#Open journalism No news is bad news

Your contributions will help us continue to deliver the stories that are important to you

Support The Journal
Dublin: 7°C Tuesday 20 April 2021

There's plenty of Humpbacks out there, but this year's Whale Watch day was a bit of a washout...

Around 1,500 people turned out all over Ireland’s coasts yesterday to squint through the mist and try and spot some elusive cetaceans.

Image: Pádraig Whooley, IWDG

ALL THE OMENS for Whale Watch day were positive leading up to yesterday’s nationwide event — but organisers are describing it as a ‘washout’ this afternoon.

Poor weather over much of the country meant some of the events had to be cancelled.

Some 1,500 people still turned out at viewing stations around the coast however — and, according to the Irish Whale and Dolphin Group, between 50 and 60 per cent would have seen some whale (or dolphin) based maritime activity.

“That’s not to say they would have seen Humpbacks breaching or anything like that, but they would have seen Harbour Porpoises or other common species,” says IWDG co-ordinator Pádraig Whooley.

“It’s all about educating people about the kinds of species you can see from land, all over the country.”

Whale Watch Day is organised every year to raise awareness of the 24 species of cetaceans (porpoises, dolphins and whales) that have been recorded around the Irish coast.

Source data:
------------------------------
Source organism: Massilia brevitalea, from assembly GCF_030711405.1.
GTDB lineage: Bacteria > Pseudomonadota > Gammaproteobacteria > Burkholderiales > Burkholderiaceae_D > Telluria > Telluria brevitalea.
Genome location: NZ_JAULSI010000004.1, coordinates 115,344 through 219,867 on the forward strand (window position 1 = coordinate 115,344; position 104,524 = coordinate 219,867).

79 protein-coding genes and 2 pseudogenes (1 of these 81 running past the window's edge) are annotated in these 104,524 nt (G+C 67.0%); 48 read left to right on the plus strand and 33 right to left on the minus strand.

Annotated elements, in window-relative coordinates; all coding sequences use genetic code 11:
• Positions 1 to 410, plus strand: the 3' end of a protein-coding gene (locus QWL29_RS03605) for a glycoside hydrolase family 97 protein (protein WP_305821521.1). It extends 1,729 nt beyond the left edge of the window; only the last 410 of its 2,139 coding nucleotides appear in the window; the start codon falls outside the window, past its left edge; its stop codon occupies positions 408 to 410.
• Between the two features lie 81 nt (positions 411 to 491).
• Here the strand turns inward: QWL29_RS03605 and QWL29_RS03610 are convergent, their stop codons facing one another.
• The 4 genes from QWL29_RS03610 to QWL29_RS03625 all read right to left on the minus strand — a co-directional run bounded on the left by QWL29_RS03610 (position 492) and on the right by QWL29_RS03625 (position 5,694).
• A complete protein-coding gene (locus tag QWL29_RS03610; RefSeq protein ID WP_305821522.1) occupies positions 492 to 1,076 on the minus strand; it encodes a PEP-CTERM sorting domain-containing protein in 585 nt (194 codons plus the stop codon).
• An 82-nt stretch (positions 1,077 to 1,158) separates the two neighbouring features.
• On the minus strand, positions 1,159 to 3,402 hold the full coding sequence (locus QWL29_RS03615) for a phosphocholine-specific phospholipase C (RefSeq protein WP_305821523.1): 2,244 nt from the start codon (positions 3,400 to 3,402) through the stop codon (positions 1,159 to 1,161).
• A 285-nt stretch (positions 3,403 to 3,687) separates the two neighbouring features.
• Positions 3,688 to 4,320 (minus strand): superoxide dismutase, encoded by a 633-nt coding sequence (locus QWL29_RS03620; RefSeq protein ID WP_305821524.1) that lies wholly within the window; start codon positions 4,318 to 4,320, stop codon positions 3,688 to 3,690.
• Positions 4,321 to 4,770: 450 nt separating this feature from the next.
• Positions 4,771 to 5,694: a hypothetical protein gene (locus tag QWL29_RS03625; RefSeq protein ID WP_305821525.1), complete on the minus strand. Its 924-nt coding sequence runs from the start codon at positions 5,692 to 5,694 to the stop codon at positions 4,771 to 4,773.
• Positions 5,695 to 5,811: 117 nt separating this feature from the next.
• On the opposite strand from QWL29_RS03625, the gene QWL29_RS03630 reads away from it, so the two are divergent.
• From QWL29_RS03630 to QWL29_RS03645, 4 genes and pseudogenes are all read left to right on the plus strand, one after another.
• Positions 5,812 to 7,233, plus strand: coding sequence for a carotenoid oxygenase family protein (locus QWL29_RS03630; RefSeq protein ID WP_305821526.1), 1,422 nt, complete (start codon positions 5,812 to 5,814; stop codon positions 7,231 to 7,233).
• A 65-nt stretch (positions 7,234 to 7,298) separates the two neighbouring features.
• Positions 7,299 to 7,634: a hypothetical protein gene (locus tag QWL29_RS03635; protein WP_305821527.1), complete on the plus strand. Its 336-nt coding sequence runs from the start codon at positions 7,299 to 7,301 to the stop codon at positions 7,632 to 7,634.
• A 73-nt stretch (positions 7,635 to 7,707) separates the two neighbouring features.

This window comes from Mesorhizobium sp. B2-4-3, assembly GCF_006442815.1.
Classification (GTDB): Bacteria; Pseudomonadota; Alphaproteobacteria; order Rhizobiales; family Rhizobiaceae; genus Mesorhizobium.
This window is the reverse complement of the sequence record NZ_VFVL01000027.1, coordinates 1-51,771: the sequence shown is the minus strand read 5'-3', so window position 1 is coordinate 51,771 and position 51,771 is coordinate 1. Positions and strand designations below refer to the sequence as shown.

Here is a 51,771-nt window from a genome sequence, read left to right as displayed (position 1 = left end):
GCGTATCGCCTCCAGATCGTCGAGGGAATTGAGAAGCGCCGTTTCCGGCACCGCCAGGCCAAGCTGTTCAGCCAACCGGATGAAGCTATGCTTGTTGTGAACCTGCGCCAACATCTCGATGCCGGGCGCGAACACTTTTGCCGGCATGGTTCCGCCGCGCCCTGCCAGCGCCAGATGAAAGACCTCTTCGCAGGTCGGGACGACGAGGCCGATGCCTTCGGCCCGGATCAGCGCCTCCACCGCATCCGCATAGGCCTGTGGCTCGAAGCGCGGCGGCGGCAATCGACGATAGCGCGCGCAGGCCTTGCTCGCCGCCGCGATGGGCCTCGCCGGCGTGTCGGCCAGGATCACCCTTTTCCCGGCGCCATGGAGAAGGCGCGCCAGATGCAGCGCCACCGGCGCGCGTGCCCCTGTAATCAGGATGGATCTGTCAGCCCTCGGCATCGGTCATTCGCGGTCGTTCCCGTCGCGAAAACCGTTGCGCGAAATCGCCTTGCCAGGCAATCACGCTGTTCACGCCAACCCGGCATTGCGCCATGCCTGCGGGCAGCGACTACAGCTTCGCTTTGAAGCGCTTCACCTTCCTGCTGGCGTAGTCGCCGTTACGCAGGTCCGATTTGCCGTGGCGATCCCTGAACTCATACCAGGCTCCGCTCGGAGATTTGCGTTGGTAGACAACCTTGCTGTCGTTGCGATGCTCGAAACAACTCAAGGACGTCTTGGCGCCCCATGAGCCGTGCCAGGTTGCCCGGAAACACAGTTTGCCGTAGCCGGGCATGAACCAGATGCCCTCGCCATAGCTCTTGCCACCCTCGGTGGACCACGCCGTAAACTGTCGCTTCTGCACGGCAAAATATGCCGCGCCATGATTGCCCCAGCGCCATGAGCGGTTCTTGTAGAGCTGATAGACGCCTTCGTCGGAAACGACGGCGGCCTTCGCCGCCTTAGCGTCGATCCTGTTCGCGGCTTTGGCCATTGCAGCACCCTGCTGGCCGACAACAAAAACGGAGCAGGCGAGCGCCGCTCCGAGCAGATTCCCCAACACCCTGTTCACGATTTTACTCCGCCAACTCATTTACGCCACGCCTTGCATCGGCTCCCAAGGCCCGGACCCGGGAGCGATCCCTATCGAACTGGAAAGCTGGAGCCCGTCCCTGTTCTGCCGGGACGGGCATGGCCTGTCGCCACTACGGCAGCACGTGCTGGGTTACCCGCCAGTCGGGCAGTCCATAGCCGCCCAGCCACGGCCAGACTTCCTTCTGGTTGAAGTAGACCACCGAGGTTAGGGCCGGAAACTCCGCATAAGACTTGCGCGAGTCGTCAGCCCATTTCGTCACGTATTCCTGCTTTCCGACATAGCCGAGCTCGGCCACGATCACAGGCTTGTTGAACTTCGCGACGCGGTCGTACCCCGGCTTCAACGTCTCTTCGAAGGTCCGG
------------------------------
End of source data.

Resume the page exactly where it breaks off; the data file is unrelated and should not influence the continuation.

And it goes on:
In addition to its educational angle, it also provides researchers with a unique snapshot of activity around the entire Irish coast.

IWDG members man stations in locations as varied as Bloody Foreland in Donegal to the Cork and Kerry coasts, Hook Head in Wexford and Howth in Dublin, and act as guides for volunteer whale-spotters.

Results are then logged and collated by the group, with the findings giving their researchers a year-on-year picture of what’s happening in Irish waters.

The IWDG said there had been record numbers of sightings of some species in the lead-up to yesterday’s event, including fin whales in West Cork and humpback whales off Kerry.

#Open journalism No news is bad news Support The Journal

Your contributions will help us continue to deliver the stories that are important to you

Support us now

Pádraig Whooley, IWDG

Whooley said the IWDG was still collating the results of yesterday afternoon’s event.

The Humpback Whales pictured here were photographed as part of a collaboration between the group and the BBC’s Natural History Unit, off Kerry, last week.

Read: Kayaker’s encounter with a humpback whale is way too close for comfort

Read: Irish Air Corps capture amazing video of rare fin whale leaping out of the sea

About the author:

Daragh Brophy

Read next: